Scott Walker’s supporters have released the first in a $7 million series of commercials to boost his sagging presidential campaign in the early voting states of Iowa, New Hampshire, South Carolina and Nevada. The 60-second ad, titled “Fight & Win,” begins with dramatic footage of angry protesters converging on Madison in 2011 after Walker proposed gutting public unions.
The battle made Walker famous, but since then voters have become better acquainted with our bland, flip-flopping, gaffe-prone governor. He’s freefallen from the top of the polls into eighth place. Now Walker is reminding voters of his trademark achievement, which is not really an achievement at all: a law that divided Wisconsin in half politically and was foisted on the state without prior discussion or debate.
GOP governors in other states enacted nearly identical policies without generating the level of backlash and publicity that Walker did. He incited 100,000 people to demonstrate for weeks in frigid weather at the Capitol, earning Wisconsin the title of “most divided state in the nation.” His success at whipping up political frenzy is now his platform for a presidential run.
Act 10 sent school teachers, prison guards and other workers fleeing the state, leaving us with serious shortages in many critical areas. It’s also had a dampening effect on wages: Wisconsin’s middle class is shrinking faster than any other state’s, according to government data.
The way Walker handled Act 10 was not a show of leadership by anyone’s definition of the word. Leaders don’t ambush people with their ideas, they inspire people to rally around them.
Having struck gold by attracting news cameras from all over the world to Madison, Walker went on to govern the state in the most confrontational way possible. He even titled his revisionist memoir Unintimidated, which is also the name of the super PAC supporting him.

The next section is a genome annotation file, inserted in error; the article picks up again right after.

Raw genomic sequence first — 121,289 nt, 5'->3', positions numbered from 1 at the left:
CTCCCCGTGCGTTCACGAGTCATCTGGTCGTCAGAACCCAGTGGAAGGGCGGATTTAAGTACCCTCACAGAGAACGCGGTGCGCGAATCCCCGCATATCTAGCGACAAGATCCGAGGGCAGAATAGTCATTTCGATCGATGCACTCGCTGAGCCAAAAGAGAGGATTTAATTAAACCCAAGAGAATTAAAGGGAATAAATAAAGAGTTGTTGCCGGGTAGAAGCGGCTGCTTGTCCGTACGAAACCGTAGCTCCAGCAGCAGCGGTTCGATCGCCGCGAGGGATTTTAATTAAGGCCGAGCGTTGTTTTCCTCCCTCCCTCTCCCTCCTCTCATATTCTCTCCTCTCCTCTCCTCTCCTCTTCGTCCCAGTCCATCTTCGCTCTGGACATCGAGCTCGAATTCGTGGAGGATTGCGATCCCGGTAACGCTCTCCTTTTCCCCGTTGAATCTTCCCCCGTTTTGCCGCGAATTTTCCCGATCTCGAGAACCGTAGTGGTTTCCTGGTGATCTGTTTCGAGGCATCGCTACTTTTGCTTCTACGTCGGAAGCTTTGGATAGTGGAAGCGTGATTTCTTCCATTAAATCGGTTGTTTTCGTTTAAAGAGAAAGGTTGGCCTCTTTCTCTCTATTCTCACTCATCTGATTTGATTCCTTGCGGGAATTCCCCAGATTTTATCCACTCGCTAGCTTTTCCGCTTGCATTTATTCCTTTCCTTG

But in reality, Walker’s intimidated to the point that he sneaks controversial laws into the budget, then denies knowing anything about them when they generate a backlash. He has to make up stories to make him appear brave, such as the famous fabrication about his car being surrounded by hundreds of life-threatening protesters in La Crosse.
Walker’s gubernatorial tenure has centered on policy decisions written by the conservative corporate think-tank American Legislative Exchange Council, the brain child of Koch Industries, Big Tobacco, Big Oil, Big Pharma and other special interests. He hasn’t spoken truth to power, he’s taken marching orders from power and collected tens if not hundreds of millions of dollars in campaign contributions as a reward.
What’s unintimidated about that?
Walker’s commercial moves on from Act 10 to crow about a lot of “accomplishments.” He claims to have created a “billion dollar surplus,” which was true in January 2014, but only if you don’t count the payments he put off until future budgets. And this year, when Wisconsin faced a $2 billion shortfall, Walker pushed through deep and unpopular spending cuts, including a $250 million reduction to the University of Wisconsin system.
The campaign ad claims Walker signed $2 billion in tax cuts into law during his first term. But those cuts, which overwhelmingly went to wealthy individuals and corporations, contributed to turning his $1 billion surplus into a potential shortfall in less than a year.
The ad also refers to the state’s unemployment rate dropping from 7.8 percent the month before he took office to 4.6 percent in June. It skirts the fact that Walker didn’t come close to his signature 2010 campaign promise, repeated in the 2012 recall election, that the state would add 250,000 private sector jobs by the end of 2014. Only 129,000 jobs were added.
Wisconsin’s private sector job growth during Walker’s first term was 5.7 percent, compared with 9.3 percent growth nationwide. For many months during his first term, Wisconsin lagged at the bottom of the region in terms of job creation — and near the bottom of the nation.
Walker hopes to revive his moribund campaign by positioning himself as a fighter, but even if it were true, it’s not likely to resonate. Voters are tired of the sort of political gridlock and double-talk that he’s mastered. They want leaders who are unabashedly authentic, as evidenced by their embrace of Donald Trump and Bernie Sanders.
Voters are tired of scheming, self-serving tricksters more focused on manipulating their poll numbers and pleasing their donors than solving the nation’s problems.
In other words, Walker might as well throw in the towel. Not even a stellar debate performance on Sept. 16, complete with new facial expressions and newly invented stories, can salvage a candidate with his record.